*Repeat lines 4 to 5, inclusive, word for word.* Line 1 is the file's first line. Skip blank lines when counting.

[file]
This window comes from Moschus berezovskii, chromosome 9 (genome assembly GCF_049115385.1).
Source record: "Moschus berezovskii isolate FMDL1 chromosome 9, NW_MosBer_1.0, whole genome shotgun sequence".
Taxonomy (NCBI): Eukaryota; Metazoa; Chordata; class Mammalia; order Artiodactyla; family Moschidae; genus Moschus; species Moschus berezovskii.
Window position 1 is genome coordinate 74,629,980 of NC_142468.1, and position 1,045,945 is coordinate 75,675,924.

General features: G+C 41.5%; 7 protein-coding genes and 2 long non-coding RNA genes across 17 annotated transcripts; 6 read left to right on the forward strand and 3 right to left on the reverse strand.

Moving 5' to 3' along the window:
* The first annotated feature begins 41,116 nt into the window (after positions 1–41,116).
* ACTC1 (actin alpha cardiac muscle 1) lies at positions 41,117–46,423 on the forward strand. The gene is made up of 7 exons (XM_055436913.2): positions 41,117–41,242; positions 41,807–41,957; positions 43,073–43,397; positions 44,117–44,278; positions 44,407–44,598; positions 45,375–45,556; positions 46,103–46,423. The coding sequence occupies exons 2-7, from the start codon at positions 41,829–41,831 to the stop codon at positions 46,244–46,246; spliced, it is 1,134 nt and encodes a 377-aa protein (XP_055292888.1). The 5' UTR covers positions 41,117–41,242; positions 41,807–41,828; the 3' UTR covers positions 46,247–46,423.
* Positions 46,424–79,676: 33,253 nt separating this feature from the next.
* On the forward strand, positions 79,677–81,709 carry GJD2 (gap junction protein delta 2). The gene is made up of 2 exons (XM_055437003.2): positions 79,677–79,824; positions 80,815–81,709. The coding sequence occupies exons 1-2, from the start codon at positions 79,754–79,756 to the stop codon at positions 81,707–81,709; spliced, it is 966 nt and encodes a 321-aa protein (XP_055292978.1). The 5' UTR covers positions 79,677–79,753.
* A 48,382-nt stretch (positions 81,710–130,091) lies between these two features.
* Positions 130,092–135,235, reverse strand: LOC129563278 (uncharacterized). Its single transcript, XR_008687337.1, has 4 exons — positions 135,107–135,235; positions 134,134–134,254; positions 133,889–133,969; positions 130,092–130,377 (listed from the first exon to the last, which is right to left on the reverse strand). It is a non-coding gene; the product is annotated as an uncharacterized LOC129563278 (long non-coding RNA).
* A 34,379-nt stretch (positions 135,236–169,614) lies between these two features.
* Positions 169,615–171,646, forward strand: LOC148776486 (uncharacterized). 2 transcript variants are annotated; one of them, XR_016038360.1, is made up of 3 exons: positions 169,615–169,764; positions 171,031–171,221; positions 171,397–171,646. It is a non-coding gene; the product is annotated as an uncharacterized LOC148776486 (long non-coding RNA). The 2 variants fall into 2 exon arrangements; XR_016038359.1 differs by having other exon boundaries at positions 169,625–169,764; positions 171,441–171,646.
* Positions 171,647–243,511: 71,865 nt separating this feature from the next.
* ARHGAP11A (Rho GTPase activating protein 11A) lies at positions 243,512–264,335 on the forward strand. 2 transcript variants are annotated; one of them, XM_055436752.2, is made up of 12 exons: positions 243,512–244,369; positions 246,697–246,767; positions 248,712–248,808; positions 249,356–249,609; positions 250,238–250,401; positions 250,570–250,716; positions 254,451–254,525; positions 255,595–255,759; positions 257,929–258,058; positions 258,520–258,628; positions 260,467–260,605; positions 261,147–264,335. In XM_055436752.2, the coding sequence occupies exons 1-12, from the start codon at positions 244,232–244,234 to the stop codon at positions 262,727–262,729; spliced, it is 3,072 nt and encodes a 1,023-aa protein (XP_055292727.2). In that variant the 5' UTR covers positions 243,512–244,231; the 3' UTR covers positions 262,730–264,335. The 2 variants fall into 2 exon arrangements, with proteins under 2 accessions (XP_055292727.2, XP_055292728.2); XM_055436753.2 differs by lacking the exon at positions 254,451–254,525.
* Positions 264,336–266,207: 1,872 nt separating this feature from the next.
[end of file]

Window position 1 is genome coordinate 74,629,980 of NC_142468.1, and position 1,045,945 is coordinate 75,675,924.

General features: G+C 41.5%; 7 protein-coding genes and 2 long non-coding RNA genes across 17 annotated transcripts; 6 read left to right on the forward strand and 3 right to left on the reverse strand.